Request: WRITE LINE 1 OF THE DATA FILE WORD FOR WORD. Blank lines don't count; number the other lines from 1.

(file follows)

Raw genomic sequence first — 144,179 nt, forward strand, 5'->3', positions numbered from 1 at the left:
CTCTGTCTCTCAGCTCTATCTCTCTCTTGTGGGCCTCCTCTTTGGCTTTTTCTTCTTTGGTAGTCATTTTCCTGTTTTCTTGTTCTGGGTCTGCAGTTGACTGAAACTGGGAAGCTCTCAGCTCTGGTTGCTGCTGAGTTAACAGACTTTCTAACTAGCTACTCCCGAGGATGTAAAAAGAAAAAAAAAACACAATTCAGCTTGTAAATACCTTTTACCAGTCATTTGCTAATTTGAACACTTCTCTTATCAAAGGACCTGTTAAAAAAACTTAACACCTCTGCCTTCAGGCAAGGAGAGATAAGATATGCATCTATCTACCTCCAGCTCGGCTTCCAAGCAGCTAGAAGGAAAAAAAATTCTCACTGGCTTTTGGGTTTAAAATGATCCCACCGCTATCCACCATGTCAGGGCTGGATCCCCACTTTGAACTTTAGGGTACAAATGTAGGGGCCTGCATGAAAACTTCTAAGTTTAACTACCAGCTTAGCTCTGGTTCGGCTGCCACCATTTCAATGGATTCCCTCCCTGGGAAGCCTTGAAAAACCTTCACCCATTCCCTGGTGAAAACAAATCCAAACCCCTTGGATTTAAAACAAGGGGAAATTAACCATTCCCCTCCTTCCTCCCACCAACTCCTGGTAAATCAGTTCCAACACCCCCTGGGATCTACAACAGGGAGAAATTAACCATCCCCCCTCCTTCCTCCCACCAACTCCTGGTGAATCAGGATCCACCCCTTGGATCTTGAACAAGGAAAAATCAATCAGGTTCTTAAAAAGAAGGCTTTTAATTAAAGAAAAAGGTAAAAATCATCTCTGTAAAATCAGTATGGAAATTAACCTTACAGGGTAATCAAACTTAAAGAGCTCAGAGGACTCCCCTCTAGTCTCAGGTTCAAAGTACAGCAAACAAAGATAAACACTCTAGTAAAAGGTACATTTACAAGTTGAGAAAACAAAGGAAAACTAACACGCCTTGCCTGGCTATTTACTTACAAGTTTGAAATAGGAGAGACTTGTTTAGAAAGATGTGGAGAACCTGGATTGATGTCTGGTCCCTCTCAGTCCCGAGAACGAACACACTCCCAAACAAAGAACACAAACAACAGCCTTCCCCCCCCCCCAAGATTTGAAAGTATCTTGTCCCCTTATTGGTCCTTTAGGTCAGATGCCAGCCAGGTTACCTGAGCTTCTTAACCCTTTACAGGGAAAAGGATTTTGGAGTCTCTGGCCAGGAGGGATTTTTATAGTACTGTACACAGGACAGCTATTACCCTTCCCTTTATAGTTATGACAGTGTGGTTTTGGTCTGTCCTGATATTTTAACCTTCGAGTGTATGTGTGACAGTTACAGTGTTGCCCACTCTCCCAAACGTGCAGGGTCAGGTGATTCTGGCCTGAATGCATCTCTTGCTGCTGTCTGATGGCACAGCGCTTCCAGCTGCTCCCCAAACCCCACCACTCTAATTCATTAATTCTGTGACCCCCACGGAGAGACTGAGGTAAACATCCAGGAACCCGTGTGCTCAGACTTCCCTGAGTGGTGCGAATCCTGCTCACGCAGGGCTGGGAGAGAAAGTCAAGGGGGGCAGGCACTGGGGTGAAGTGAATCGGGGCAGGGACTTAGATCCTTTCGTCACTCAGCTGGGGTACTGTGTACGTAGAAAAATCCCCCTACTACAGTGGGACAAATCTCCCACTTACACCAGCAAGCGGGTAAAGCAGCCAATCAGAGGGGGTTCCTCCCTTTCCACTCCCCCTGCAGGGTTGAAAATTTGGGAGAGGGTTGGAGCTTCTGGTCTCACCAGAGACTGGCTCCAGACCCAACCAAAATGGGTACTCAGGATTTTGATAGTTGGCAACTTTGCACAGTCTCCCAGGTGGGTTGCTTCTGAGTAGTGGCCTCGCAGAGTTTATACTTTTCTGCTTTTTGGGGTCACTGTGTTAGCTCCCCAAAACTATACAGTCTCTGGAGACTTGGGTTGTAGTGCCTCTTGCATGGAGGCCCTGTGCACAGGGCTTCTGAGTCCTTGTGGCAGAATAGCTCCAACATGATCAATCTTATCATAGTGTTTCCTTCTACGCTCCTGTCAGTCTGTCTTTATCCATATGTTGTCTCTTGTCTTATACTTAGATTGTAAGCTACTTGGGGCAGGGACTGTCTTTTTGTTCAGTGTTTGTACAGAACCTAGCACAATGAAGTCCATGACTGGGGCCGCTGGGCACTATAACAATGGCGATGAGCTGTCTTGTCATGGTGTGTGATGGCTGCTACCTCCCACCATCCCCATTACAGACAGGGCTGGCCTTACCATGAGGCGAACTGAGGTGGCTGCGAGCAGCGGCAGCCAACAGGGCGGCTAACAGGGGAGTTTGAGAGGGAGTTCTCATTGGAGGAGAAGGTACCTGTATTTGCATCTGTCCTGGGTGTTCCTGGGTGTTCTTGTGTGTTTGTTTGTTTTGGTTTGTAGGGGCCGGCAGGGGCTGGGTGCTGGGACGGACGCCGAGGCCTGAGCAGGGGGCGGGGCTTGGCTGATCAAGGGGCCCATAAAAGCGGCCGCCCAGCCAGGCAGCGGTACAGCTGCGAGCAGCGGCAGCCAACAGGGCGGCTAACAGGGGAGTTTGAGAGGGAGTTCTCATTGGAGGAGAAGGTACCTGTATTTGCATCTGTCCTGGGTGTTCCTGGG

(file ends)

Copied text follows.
Raw genomic sequence first — 144,179 nt, forward strand, 5'->3', positions numbered from 1 at the left: